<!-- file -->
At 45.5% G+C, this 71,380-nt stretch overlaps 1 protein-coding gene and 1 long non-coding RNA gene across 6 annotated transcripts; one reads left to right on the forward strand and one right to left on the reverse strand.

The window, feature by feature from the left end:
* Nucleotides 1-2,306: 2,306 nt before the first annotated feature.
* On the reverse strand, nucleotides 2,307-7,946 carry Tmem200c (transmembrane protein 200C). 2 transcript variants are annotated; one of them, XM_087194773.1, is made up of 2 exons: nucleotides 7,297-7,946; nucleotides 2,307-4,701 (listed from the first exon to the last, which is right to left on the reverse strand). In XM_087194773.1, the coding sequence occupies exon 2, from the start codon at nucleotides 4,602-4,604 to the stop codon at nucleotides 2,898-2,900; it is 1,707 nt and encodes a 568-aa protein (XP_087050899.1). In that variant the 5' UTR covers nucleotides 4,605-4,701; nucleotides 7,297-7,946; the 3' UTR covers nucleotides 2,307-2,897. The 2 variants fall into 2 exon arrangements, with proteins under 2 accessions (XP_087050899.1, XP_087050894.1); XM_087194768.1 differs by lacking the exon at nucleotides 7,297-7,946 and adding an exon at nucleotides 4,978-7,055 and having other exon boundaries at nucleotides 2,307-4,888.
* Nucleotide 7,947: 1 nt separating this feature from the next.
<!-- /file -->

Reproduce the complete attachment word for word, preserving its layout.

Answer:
At 45.5% G+C, this 71,380-nt stretch overlaps 1 protein-coding gene and 1 long non-coding RNA gene across 6 annotated transcripts; one reads left to right on the forward strand and one right to left on the reverse strand.

The window, feature by feature from the left end:
* Nucleotides 1-2,306: 2,306 nt before the first annotated feature.
* On the reverse strand, nucleotides 2,307-7,946 carry Tmem200c (transmembrane protein 200C). 2 transcript variants are annotated; one of them, XM_087194773.1, is made up of 2 exons: nucleotides 7,297-7,946; nucleotides 2,307-4,701 (listed from the first exon to the last, which is right to left on the reverse strand). In XM_087194773.1, the coding sequence occupies exon 2, from the start codon at nucleotides 4,602-4,604 to the stop codon at nucleotides 2,898-2,900; it is 1,707 nt and encodes a 568-aa protein (XP_087050899.1). In that variant the 5' UTR covers nucleotides 4,605-4,701; nucleotides 7,297-7,946; the 3' UTR covers nucleotides 2,307-2,897. The 2 variants fall into 2 exon arrangements, with proteins under 2 accessions (XP_087050899.1, XP_087050894.1); XM_087194768.1 differs by lacking the exon at nucleotides 7,297-7,946 and adding an exon at nucleotides 4,978-7,055 and having other exon boundaries at nucleotides 2,307-4,888.
* Nucleotide 7,947: 1 nt separating this feature from the next.